However, advanced accurate empathy can be seen as ‘probing’, and may be risky. For example, if you have misunderstood the speaker, they may get a sense that you aren’t fully present, have not ‘got it’, don’t understand, or aren’t listening. This is recognised as then possibly leading to a “false start” and breakdown of the “therapeutic alliance” (i.e. between health professional and patient), particularly if this technique of advanced accurate empathy is overused. Therefore, this technique should be used wisely, and only be reintroduced once the therapeutic bond or alliance has been repaired.

How Do I Listen More Effectively to Emotions?

Advanced accurate empathy can be thought of as ‘becoming more effective at listening to emotions’, and being able to apply this technique correctly and appropriately. In order to do this, try:

  1. Confirming the emotion (“are you feeling…?”)
  2. Showing interest and encouraging the person to explore the emotion (“Why do you think you feel…?”)
  3. Gaining permission to explore the emotion further (“Would you like to talk about why you feel…?”)
  4. Not refocusing the conversation or message on yourself
  5. Not to solve the problem or fix the person/situation; and
  6. Feeling comfortable with silence and pauses. Silence can be a powerful tool to encourage the speaker to say more, or reflect on what has been said.

Ethical listening should not focus on finding a solution to the problem; you are not there to fix the situation that the speaker is presenting, you are there to try and understand how they’re feeling and allow them an opportunity to make you see the problem from their point of view. In order to avoid sending a solution message, statements such as “Do this…”, “Don’t do…” (‘ordering messages’), warning or threatening statements such as, “If you don’t do/do this, you’ll…”, statements like, “Everyone does this…” (‘preaching messages’), or advising messages such as, “Why don’t you…?” should not enter into the conversation.

Ethical listening is important in creating a therapeutic relationship with our patients and improving the patient’s experience of healthcare. Simple techniques such as paraphrasing the speaker’s message, expressing understanding for how someone feels, and asking questions, will ensure your ability to listen effectively is improved, and may reveal messages that you might previously have been missing.

  • AlfredHealthTV 2017, Patients come first – Caring with compassion and respect, Alfred Health, Melbourne, viewed 27 April 2017,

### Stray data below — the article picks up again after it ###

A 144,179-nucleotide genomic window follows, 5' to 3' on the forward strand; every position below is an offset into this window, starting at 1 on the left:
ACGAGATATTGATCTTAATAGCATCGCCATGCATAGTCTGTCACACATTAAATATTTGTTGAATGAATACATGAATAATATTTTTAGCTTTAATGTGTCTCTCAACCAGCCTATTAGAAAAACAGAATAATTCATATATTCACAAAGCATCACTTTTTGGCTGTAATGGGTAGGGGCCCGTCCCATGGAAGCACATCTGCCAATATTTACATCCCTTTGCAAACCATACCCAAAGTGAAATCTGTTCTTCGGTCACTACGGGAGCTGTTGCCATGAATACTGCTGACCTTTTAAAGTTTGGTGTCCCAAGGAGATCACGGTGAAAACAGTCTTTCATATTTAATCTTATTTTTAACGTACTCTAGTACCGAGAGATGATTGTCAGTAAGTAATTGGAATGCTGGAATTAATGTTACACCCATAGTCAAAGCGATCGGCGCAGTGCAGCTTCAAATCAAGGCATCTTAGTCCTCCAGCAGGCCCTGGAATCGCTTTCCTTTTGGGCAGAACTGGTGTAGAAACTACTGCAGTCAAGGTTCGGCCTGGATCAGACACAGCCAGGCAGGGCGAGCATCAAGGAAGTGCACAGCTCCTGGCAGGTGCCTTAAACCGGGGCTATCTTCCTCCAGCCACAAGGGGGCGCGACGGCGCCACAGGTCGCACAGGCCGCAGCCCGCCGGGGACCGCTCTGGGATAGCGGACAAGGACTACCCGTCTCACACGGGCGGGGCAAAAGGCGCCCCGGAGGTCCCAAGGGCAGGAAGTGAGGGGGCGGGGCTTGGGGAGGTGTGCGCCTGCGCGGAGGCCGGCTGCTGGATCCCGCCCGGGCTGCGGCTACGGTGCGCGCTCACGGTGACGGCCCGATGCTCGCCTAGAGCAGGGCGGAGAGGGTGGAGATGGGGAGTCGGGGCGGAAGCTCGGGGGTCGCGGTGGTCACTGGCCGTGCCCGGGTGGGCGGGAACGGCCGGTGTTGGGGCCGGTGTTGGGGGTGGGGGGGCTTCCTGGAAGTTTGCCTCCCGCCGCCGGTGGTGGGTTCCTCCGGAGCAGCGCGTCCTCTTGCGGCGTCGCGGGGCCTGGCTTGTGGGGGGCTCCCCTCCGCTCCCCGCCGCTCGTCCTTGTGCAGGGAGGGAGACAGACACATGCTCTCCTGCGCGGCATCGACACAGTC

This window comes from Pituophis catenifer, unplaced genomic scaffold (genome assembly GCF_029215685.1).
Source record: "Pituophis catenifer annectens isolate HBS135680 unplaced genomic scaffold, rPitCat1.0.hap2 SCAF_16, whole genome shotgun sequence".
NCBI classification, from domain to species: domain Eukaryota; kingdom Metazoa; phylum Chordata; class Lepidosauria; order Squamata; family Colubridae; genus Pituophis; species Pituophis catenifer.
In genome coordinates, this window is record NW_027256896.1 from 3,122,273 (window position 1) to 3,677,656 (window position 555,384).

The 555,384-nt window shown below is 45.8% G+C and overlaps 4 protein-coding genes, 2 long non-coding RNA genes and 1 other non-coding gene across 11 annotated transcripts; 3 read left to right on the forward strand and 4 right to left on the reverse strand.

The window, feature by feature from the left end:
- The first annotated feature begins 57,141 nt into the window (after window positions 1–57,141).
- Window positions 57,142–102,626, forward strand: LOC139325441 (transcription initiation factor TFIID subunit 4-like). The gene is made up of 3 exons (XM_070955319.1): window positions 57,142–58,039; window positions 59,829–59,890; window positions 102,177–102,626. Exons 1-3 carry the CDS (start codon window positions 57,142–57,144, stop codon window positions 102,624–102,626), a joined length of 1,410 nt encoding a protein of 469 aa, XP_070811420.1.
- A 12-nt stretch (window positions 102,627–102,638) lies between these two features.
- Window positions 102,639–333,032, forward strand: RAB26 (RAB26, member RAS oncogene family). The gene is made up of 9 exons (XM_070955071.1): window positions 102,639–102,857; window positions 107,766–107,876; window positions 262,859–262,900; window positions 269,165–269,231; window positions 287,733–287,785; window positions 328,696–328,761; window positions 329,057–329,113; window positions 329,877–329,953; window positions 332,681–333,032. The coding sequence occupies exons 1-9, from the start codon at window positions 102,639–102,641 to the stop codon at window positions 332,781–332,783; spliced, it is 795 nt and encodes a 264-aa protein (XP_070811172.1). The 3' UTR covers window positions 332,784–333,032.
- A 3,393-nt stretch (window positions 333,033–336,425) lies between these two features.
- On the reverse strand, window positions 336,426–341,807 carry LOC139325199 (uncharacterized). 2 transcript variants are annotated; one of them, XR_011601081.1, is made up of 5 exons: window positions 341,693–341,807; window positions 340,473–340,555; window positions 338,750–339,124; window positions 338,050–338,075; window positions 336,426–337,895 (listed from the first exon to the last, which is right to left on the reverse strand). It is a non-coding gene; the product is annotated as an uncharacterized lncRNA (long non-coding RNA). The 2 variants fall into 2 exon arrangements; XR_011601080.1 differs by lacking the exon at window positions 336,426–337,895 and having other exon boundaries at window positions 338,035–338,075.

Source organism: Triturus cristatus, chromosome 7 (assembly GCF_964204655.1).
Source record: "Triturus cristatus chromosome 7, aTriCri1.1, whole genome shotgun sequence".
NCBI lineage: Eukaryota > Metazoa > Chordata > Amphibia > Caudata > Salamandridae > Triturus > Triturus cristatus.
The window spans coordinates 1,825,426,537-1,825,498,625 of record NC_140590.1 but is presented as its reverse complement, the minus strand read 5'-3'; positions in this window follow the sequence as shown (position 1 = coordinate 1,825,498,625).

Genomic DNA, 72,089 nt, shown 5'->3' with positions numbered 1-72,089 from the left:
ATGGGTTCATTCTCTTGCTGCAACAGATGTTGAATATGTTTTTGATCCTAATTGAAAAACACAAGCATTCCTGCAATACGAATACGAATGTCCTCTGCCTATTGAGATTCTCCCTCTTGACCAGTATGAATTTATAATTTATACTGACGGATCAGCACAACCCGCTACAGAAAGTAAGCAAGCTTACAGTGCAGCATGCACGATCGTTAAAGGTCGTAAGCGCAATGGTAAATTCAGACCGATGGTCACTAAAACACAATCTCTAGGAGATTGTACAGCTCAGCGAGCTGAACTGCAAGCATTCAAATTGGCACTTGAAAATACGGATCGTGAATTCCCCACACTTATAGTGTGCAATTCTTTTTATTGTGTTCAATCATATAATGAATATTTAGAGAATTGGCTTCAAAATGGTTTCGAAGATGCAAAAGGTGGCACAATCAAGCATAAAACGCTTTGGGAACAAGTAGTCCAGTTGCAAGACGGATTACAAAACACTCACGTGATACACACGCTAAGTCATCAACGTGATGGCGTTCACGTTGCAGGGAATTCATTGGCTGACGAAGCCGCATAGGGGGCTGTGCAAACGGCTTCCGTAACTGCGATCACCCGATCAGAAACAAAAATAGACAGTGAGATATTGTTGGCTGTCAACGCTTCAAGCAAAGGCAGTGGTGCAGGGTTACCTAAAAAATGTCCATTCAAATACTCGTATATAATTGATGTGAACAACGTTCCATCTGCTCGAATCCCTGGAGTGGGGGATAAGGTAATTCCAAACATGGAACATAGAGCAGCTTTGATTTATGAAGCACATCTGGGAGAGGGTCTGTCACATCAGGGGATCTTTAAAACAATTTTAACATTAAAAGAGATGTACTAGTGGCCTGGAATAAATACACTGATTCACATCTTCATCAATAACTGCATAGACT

• Birks, M, Chapman, Y & Davis, J 2015, Professional and therapeutic communication, Oxford University Press, Melbourne, Australia.
  • Chapman, YB & Robertson-Malt, S 2015, ‘Frameworks for communication’, in M Birks, YB Chapman & J Davis (eds), Professional and therapeutic communication, Oxford University Press, Melbourne, Australia.
  • DeVito, JA 2016, ‘Listening in Human Communication’, in JA DeVito, Essentials of Human Communication, 9th edn, Pearson, New York, NY.
  • Kelley, JM, Kraft-Todd, G, Schapira, L, Kossowsky, J & Riess, H 2014, ‘The influence of the patient-clinician relationship on healthcare outcomes: A systematic review and meta-analysis of randomized controlled trials’, PLOS ONE, vol. 9, no. 4, viewed 27 April 2017,
  • Riess, H 2013, The power of empathy, TEDx video, viewed 27 April 2017,
  • Topol, EJ 2015, The patient will see you now: the future of medicine is in your hands, Basic Books, New York, NY.


Portrait of Zoe Youl
Zoe Youl

Zoe Youl is a Critical Care Registered Nurse, Nurse Planner and Online Education Manager at Ausmed Education. In this role, she manages Ausmed's Online Education Team which develops Ausmed's online courses, lectures and articles. Before commencing at Ausmed Education, Zoe worked as a Critical Care Registered Nurse in Intensive Care at a large private hospital in Melbourne. She values the ability of education to enable personal and professional growth, is a passionate teacher and has experience as a Sessional Academic teaching undergraduate nursing students. Zoe is a member of the Australian College of Nursing (ACN), the Australian College of Critical Care Nurses (ACCCN), the Australian Nurse Teachers Society (ANTS) and the Association for Nursing Professional Development (ANPD). She holds a postgraduate qualification in Clinical Nursing (Intensive Care) and is currently undertaking a Master of Nursing (Leadership and Management). Zoe was recently appointed the Victorian Branch Representative of the ANTS National Committee. Zoe is committed to improving the health and lives of all people through the development of effective and meaningful education whilst also promoting the impact of unique non-clinical nursing roles. See Educator Profile